Could Tempe finally land pro sports team? Coyotes are interested in move

The Arizona Coyotes will respond to Tempe’s request for proposal for a sports venue-entertainment complex at Loop 202 and Priest Drive south of the Salt River. It’s their first step in a possible move to Tempe.  — National Hockey League photos

Could Tempe finally be on the verge of landing the professional sports franchise it has sought for years, as the centerpiece of a new arena and entertainment district on 46 city-owned acres at the northeastern corner of Priest Drive and Rio Salado Parkway?

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The Arizona Coyotes of the National Hockey League say they plan to respond to a Tempe request for proposal for the site, which likely would be a multi-billion-dollar package.

The city has placed an Aug. 19 deadline for responses to its RFP, in which it seeks a project incorporating a professional sports franchise and entertainment district for two parcels at the site.

The Coyotes play at Gila River Arena in Glendale, where their relationship with that city, which owns the building, has been rocky for years. While it is adjacent to State Farm Stadium, where the Arizona Cardinals play, as well as Westgate Entertainment District, a dining/shopping complex owned by Bob Parsons of PXG Golf and formerly Go Daddy fame, the hockey team is only an arena tenant.

In this potential Tempe venture, it could enjoy profits from ancillary development.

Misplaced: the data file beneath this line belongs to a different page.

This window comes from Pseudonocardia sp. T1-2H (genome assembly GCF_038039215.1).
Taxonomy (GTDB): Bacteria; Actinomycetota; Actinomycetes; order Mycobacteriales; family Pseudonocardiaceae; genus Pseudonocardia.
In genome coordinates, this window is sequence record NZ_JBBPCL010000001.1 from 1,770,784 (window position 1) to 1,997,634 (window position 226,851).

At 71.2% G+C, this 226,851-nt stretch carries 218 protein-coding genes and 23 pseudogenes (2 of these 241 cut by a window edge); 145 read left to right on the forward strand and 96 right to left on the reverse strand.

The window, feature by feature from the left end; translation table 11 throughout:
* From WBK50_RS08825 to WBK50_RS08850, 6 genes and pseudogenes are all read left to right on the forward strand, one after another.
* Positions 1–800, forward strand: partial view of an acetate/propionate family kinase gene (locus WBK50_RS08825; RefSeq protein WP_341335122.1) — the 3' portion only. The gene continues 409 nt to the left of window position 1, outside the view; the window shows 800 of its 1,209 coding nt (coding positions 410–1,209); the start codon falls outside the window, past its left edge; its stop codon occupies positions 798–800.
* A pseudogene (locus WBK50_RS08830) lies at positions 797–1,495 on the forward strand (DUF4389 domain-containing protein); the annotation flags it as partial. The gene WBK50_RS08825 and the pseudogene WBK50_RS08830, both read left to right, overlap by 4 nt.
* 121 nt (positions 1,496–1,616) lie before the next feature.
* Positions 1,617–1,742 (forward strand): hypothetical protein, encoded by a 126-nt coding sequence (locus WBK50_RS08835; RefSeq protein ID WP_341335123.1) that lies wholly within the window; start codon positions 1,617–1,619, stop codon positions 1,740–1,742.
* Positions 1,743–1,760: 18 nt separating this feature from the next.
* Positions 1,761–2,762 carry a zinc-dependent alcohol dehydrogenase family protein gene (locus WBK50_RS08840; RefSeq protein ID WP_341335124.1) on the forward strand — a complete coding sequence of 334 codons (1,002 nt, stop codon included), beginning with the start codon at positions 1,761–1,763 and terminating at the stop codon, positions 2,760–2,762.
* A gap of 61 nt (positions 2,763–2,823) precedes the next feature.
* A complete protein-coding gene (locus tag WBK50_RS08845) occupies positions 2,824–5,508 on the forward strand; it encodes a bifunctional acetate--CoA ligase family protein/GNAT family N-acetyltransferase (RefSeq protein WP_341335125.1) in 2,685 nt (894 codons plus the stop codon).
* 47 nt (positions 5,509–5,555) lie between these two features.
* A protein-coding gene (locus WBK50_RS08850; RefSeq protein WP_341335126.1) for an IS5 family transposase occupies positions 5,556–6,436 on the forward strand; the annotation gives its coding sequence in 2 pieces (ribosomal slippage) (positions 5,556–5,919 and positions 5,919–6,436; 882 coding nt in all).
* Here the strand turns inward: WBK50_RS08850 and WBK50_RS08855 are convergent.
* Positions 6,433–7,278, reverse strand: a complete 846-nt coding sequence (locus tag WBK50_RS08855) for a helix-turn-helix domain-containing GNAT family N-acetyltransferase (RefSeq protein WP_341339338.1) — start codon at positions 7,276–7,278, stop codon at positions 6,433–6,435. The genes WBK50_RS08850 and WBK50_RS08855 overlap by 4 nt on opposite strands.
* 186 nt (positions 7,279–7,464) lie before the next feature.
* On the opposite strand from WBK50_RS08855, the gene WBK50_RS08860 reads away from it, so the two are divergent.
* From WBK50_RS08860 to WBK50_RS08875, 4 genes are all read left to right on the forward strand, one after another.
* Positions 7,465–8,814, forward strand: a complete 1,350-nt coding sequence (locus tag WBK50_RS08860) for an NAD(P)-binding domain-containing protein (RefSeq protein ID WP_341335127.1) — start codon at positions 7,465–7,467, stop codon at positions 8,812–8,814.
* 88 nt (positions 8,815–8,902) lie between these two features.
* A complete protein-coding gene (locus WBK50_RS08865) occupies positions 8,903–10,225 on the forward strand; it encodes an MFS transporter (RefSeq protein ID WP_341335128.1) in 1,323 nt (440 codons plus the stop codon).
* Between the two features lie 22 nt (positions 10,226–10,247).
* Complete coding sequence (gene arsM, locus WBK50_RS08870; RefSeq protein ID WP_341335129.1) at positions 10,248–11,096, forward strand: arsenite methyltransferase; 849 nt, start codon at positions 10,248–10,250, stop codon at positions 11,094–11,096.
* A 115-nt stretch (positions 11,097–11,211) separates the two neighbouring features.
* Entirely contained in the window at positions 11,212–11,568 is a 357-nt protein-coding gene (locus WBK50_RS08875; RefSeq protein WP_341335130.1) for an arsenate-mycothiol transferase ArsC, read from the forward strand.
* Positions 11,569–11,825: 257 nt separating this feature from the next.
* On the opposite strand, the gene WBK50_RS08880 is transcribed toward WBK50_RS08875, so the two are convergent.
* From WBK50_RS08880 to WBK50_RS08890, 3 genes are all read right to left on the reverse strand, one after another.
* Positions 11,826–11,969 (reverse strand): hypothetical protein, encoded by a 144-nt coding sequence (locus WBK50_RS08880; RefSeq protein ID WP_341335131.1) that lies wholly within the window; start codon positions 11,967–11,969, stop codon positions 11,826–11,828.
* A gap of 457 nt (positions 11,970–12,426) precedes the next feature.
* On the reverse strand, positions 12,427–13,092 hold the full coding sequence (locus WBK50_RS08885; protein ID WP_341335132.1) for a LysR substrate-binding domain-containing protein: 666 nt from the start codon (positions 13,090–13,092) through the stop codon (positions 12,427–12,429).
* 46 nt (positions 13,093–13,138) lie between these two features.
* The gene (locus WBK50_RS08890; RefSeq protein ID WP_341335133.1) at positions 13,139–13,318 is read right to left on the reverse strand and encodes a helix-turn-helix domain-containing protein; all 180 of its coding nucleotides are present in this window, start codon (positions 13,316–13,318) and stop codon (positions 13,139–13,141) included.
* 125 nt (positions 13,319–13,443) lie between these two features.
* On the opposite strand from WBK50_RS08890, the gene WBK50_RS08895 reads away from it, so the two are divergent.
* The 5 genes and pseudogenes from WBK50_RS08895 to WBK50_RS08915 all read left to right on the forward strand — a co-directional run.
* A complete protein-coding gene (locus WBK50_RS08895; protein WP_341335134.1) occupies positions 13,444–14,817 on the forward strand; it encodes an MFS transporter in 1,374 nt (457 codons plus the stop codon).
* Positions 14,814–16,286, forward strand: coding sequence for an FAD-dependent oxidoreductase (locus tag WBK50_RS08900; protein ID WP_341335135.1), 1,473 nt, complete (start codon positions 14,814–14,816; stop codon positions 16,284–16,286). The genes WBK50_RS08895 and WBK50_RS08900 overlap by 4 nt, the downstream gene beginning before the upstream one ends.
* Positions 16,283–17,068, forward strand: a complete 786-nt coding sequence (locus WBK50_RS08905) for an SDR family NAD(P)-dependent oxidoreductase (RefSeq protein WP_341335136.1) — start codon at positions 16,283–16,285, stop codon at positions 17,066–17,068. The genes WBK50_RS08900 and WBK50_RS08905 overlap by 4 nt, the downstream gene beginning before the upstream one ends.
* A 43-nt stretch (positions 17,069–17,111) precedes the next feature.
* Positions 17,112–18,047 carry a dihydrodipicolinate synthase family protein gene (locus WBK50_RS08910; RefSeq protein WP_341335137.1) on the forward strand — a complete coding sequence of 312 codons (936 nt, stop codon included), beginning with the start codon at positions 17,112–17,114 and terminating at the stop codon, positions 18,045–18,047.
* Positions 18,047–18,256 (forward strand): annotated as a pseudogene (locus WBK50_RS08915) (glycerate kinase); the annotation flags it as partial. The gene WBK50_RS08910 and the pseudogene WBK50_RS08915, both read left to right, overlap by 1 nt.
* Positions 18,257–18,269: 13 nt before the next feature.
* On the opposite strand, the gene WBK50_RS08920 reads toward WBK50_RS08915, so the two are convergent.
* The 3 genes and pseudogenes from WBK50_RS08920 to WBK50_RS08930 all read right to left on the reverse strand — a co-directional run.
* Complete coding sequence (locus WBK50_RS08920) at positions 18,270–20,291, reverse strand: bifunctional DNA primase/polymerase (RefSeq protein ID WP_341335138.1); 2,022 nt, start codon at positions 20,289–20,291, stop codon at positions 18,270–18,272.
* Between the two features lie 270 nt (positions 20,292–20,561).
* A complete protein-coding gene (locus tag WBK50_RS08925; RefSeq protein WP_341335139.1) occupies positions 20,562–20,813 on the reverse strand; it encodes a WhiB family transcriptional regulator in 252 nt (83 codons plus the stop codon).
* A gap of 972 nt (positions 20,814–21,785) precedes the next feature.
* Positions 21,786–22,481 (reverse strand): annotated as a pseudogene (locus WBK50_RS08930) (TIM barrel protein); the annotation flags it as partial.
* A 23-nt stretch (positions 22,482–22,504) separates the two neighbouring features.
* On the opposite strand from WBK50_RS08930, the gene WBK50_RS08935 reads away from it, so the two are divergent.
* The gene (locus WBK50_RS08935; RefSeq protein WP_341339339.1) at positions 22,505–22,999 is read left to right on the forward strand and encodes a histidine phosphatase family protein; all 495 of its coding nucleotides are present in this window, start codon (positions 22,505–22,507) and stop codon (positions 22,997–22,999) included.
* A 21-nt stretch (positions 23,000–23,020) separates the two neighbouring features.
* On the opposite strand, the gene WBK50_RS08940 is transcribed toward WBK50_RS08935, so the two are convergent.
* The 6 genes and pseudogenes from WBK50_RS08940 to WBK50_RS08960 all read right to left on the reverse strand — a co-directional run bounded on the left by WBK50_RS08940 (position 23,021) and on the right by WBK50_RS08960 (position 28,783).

“Based on the site’s location, the Coyotes are highly interested in this development opportunity and will be responding to the City of Tempe’s request for proposal,” the Coyotes said in a statement. “Given our determination to remain in the Valley for many years to come, we are actively working to identify the best long-term home for the Coyotes, our devoted fans and this great community.”

Tempe said that bids from all respondents will be evaluated for projected economic impacts, job creation, public benefit, neighborhood impacts and traffic.

The site is just off Loop 202 adjacent to the Salt River and just west of Tempe Center for the Arts and Tempe Town Lake.

The city has tried for years to land a professional sports team. The Cardinals’ training facility is in South Tempe, at Warner and Hardy roads, and the team initially played its home games at Arizona State’s Sun Devil Stadium before bolting to Glendale.

When the Cardinals were looking to move out of Sun Devil Stadium, new-stadium sites were proposed in Tempe at Interstate 10 and Warner Roads as well as on land in the general area of this RFP. The I-10/Warner Road site was rejected as too small, and the site along the river met with strong blowback from Phoenix due to its proximity to the flight path at Phoenix Sky Harbor International Airport.

The latter could be an obstacle once again. Another could be cleanup of the site, which could be costly due to environmental concerns.

Glendale, which stands to lose the major tenant of its arena, said in a statement that the city “has been working since last year with the Arizona Coyotes and our arena manager, ASM Global, to determine if terms for a long-term agreement can be reached to allow the Coyotes to continue to play in Gila River Arena.”

“We remain committed to that goal,” the Glendale statement continues. “The highly recognized successes of our growing sports and entertainment district provides fans and visitors an immersive experience. The city believes that Gila River Arena is the best location for the future success of the Coyotes.”

Tempe City Council has ultimate authority to accept or reject proposals for further work and negotiation on its parcels. It is possible during any RFP process that no respondents are chosen to proceed, the city said.

It is not yet known if any other entities will respond to the request for proposal.

The RFP has been posted to




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